7.If you get a memory mixmatch error, follow the prompts to enter setup, then select save and exit. (This is not an error – some systems must do this to update their CMOS settings.)

    8.If your system is only recognizing half of a new module's memory, contact the module manufacturer tech support.

    9.Recognize that adding TOO much memory (rare) may not be recognized by your operating system. Every operating system has an upper limit. Windows XP has an upper limit of 4 Megabytes. Older versions of Windows are less.

    10.When all else fails, RTFM.
  2. DonNagual

    DonNagual TechSpot Ambassador Posts: 2,406

    Wow. It's people like you that make this place what it is.

    Amazing post Tedster.

    [DonNagual bows down before him]

    .... and a sticky it shall be.
  3. Tedster

    Tedster Techspot old timer..... Topic Starter Posts: 6,002   +15

    um, can I get some cheesypoofs?
  4. AtK SpAdE

    AtK SpAdE TechSpot Chancellor Posts: 1,495

    bravo on the sticky!

    And yes, you can have some cheesy poofs

  5. Tedster

    Tedster Techspot old timer..... Topic Starter Posts: 6,002   +15

    some off us just have WAY too much free time! ;)
  6. Mirob

    Mirob TechSpot Paladin Posts: 478

    Lol...me bad. :chef:

    Many times SPD or auto will not set the specified timings and voltage. Granted, you need to know a little but manually is the best way.
  7. skay

    skay TS Rookie Posts: 16

    Ok, Tedster, here's the problem I've run into. I'm in the process of building a system (1st timer) and I'm not sure what memory to get. Here are the components I have so far:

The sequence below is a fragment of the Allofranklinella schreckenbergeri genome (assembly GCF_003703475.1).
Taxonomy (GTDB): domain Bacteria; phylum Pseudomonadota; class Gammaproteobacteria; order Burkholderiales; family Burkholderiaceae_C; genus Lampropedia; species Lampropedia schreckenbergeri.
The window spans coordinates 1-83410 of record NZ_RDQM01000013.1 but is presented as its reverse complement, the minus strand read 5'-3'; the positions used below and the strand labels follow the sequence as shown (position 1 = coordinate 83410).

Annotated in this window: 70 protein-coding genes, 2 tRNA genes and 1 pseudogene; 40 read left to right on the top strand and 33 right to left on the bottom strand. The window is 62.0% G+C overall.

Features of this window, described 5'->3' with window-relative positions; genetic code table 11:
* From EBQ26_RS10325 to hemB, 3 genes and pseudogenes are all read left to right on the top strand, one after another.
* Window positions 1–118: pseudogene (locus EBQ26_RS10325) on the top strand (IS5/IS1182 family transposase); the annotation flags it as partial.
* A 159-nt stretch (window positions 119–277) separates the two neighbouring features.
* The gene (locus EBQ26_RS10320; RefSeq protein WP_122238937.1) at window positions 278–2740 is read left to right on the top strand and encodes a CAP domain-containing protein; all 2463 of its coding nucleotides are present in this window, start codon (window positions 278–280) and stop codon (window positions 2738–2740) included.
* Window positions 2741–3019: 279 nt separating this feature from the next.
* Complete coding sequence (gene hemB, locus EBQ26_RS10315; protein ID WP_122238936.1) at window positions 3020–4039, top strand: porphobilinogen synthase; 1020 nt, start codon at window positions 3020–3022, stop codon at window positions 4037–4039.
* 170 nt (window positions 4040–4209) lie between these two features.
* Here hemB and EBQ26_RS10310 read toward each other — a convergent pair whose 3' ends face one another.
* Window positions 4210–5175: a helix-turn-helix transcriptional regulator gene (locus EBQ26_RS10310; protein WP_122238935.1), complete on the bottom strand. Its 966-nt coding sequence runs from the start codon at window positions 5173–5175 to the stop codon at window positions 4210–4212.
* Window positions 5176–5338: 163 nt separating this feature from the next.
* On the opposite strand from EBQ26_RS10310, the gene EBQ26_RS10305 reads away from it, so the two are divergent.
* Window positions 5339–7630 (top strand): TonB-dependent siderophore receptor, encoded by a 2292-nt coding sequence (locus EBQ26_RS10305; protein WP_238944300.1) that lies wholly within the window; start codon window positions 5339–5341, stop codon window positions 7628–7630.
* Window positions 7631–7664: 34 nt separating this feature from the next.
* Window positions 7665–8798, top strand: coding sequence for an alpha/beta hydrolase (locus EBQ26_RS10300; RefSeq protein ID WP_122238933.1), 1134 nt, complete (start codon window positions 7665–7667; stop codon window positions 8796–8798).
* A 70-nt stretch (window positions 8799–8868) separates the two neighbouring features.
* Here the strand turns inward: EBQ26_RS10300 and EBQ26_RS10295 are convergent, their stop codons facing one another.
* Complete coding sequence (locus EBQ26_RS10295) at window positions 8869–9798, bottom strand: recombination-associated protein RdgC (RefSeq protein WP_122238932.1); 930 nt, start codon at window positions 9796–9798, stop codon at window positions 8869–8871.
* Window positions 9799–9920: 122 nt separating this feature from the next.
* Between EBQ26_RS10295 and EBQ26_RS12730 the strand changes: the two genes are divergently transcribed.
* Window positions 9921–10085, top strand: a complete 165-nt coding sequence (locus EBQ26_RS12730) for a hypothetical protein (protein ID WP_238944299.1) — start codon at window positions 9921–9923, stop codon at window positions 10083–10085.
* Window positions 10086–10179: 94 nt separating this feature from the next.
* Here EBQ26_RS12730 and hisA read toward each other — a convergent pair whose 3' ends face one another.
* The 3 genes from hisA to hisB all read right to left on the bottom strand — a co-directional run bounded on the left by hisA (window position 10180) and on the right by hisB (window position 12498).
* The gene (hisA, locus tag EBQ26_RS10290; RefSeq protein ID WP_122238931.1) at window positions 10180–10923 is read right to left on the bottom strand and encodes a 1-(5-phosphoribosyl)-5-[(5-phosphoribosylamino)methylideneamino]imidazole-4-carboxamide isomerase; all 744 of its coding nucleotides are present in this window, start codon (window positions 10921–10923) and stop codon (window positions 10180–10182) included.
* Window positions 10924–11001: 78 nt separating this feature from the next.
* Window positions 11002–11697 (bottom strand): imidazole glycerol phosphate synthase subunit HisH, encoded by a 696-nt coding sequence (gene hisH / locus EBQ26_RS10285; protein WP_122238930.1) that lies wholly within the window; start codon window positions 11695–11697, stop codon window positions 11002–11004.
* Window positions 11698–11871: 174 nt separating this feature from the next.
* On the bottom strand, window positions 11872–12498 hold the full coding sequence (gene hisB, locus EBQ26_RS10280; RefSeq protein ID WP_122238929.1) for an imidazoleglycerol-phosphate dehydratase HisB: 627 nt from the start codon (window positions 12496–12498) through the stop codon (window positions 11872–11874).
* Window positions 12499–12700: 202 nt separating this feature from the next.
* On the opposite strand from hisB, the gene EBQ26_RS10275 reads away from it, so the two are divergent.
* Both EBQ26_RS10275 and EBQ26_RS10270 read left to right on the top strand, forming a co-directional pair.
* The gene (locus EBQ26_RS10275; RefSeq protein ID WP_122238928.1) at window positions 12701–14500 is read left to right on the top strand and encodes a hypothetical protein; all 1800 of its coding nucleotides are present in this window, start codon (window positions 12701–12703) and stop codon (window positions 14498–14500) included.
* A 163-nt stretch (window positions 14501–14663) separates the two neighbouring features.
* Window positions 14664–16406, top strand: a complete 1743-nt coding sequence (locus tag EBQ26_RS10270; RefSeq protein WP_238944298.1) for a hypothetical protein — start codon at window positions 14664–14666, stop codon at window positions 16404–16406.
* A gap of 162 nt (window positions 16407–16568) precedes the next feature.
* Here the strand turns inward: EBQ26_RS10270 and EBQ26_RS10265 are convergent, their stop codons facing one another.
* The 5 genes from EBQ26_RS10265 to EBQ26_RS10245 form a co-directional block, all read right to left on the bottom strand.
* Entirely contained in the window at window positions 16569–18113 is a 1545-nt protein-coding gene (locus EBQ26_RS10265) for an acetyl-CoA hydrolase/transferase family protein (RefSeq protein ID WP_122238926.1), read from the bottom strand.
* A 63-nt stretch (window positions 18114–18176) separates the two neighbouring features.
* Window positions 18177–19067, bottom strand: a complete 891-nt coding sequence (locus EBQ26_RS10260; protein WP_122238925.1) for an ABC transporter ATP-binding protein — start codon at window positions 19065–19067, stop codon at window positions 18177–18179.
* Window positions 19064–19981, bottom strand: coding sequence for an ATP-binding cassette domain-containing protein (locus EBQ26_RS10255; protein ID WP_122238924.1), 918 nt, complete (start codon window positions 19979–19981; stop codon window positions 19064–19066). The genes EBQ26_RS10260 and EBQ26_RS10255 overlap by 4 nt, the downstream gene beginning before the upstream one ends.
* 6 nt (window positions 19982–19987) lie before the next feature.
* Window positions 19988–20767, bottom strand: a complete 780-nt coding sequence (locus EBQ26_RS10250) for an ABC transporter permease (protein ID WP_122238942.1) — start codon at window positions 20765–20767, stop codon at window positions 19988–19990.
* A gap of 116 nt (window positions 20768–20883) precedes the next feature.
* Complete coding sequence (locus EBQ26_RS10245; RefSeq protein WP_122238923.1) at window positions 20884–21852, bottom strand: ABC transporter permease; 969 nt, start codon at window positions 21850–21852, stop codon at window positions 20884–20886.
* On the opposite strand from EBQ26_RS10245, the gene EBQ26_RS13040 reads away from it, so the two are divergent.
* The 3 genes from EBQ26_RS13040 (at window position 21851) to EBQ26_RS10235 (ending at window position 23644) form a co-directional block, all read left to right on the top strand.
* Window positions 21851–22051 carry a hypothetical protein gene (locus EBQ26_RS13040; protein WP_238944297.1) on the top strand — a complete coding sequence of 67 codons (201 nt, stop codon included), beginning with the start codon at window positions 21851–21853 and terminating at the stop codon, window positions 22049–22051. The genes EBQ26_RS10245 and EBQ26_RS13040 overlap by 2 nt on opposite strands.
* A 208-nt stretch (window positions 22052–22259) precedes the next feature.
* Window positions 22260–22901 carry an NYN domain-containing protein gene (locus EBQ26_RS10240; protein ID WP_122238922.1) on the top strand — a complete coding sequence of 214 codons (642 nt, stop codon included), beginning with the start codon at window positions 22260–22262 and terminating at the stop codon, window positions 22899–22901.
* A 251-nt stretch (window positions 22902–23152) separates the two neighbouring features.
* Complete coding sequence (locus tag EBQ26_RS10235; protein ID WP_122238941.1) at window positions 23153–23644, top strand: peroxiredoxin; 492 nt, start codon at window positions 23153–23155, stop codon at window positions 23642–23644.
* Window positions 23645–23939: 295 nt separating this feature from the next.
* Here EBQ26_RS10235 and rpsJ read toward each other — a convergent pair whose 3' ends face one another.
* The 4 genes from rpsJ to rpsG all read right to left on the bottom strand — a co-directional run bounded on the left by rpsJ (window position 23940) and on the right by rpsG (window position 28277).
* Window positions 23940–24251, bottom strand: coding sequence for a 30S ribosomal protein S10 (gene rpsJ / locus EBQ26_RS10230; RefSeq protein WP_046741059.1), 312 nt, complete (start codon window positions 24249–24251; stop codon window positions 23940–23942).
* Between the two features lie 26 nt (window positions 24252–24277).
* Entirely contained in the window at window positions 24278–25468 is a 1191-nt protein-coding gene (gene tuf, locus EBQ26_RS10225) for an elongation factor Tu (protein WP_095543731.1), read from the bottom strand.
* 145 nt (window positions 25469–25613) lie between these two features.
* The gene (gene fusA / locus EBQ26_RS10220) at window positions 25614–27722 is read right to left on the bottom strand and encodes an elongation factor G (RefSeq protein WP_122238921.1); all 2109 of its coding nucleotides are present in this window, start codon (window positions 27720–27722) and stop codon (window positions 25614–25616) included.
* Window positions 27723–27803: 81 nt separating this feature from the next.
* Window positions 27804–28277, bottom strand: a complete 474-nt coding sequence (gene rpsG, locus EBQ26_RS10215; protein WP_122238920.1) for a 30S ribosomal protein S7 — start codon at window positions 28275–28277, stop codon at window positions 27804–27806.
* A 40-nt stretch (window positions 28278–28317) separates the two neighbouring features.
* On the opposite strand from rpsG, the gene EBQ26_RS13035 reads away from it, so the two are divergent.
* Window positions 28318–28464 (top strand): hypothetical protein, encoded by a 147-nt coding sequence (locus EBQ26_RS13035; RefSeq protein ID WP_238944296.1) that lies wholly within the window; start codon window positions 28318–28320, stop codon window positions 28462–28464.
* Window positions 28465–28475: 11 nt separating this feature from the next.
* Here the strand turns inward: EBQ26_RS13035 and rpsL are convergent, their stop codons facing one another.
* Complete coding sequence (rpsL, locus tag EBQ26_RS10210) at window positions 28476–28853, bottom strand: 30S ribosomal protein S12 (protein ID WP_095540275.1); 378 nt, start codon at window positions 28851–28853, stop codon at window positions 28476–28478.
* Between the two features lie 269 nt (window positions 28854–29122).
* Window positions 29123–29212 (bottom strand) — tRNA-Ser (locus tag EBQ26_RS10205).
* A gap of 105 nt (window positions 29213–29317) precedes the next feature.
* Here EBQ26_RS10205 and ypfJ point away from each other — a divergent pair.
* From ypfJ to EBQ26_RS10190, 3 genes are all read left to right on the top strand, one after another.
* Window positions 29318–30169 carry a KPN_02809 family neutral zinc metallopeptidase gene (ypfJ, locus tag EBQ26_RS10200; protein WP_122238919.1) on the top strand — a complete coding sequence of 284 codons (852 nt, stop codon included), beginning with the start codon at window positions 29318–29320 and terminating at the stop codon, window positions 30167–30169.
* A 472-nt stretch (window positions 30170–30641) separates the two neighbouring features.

MSI K8N Neo2 Platinum
    AMD Opteron 146 (CAB2E 0607GPMW)
    Zalman 7000AlCu
    Matrox Parhelia 128MB
    Antec True Power 430W PSU (left over from old system)
    WD 200GB IDE 7200 HDD (left over from old system)

    I RTFM, and there weren't any specific memory brands listed. (It talked a lot about placement of the memory, but that was about it). So I went to MSI's site. I'm mainly interested in adding 2GB of dual channel memory (standard or performance), but would also consider 1GB of dual channel performance memory. The PDF of recommended brands doesn't include 2GB kits at all; it only goes up to individual 1GB modules, and even then, it only lists 4 compatible brands: Hynix, Infineon, Micron, and Swissbit. I emailed MSI tech support and got back a link to the same PDF I'd just been looking at. (Talk about "Catch-22's". LOL).
    (Here's the link to that PDF): http://www.msi.com.tw/html/products/mainboard/testreport_pdf/7025/memory.pdf